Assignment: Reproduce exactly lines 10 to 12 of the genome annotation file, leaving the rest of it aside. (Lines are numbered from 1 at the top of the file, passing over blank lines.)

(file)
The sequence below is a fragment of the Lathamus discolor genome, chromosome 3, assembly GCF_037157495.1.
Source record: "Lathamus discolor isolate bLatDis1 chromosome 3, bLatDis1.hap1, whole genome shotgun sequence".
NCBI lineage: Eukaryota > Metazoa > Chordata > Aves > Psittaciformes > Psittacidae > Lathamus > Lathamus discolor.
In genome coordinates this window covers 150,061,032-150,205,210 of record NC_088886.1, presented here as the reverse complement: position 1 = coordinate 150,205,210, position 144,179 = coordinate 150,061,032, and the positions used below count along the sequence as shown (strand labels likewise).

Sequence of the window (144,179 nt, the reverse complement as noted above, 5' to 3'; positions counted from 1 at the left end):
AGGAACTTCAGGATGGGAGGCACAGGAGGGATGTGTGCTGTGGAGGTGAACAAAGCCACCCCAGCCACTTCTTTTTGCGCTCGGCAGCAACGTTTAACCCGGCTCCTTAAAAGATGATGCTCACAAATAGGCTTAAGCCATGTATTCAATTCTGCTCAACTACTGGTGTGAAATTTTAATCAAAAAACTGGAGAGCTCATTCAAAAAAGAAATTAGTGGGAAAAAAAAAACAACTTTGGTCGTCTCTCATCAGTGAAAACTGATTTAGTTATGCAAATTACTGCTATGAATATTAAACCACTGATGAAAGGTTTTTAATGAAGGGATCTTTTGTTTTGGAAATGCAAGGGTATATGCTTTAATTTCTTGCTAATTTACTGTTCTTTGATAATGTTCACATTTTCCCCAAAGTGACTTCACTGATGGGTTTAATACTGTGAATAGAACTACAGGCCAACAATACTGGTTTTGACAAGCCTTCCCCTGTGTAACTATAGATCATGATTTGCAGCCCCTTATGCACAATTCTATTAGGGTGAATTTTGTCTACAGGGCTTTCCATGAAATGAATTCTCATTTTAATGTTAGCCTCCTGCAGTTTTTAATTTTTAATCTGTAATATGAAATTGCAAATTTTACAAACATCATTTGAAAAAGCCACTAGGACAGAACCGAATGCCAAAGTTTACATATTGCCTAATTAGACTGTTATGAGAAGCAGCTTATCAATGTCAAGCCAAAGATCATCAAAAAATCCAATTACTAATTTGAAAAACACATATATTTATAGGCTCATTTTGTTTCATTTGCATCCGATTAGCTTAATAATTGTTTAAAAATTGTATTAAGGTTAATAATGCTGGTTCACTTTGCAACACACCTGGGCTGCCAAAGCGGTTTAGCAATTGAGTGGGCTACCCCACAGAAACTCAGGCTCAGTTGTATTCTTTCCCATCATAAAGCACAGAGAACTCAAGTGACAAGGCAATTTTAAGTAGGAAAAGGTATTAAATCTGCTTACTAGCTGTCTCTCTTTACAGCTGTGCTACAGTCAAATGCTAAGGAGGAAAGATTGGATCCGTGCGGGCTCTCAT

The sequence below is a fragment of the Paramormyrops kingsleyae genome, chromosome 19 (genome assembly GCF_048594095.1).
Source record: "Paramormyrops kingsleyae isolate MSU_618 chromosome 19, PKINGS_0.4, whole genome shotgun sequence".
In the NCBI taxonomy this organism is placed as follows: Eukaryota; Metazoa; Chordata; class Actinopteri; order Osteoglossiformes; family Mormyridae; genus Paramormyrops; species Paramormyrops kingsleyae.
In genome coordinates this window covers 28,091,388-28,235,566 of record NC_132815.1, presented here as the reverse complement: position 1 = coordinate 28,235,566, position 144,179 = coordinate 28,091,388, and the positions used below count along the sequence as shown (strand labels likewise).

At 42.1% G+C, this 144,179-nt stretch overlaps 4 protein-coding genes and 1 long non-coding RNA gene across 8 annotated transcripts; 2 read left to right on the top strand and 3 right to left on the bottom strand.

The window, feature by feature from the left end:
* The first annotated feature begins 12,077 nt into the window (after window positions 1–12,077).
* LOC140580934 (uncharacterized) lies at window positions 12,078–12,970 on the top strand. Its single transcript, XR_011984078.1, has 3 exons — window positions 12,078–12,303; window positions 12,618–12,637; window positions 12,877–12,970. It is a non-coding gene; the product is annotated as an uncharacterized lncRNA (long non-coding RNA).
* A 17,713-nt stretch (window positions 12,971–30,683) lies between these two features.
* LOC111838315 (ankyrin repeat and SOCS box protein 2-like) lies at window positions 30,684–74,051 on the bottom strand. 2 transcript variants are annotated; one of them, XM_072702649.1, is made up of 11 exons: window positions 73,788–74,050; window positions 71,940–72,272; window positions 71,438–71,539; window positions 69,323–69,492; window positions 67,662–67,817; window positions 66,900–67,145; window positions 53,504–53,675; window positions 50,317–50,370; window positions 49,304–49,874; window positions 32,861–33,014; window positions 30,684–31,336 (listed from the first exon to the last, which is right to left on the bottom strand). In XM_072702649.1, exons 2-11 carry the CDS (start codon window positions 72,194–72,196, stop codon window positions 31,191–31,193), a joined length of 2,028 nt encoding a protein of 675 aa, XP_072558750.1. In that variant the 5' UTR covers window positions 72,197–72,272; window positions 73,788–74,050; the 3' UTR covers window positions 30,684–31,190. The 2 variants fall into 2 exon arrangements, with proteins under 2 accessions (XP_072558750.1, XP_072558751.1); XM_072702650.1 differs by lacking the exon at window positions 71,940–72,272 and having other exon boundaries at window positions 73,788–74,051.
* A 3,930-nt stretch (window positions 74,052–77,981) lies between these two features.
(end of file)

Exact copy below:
In genome coordinates this window covers 28,091,388-28,235,566 of record NC_132815.1, presented here as the reverse complement: position 1 = coordinate 28,235,566, position 144,179 = coordinate 28,091,388, and the positions used below count along the sequence as shown (strand labels likewise).

At 42.1% G+C, this 144,179-nt stretch overlaps 4 protein-coding genes and 1 long non-coding RNA gene across 8 annotated transcripts; 2 read left to right on the top strand and 3 right to left on the bottom strand.

The window, feature by feature from the left end: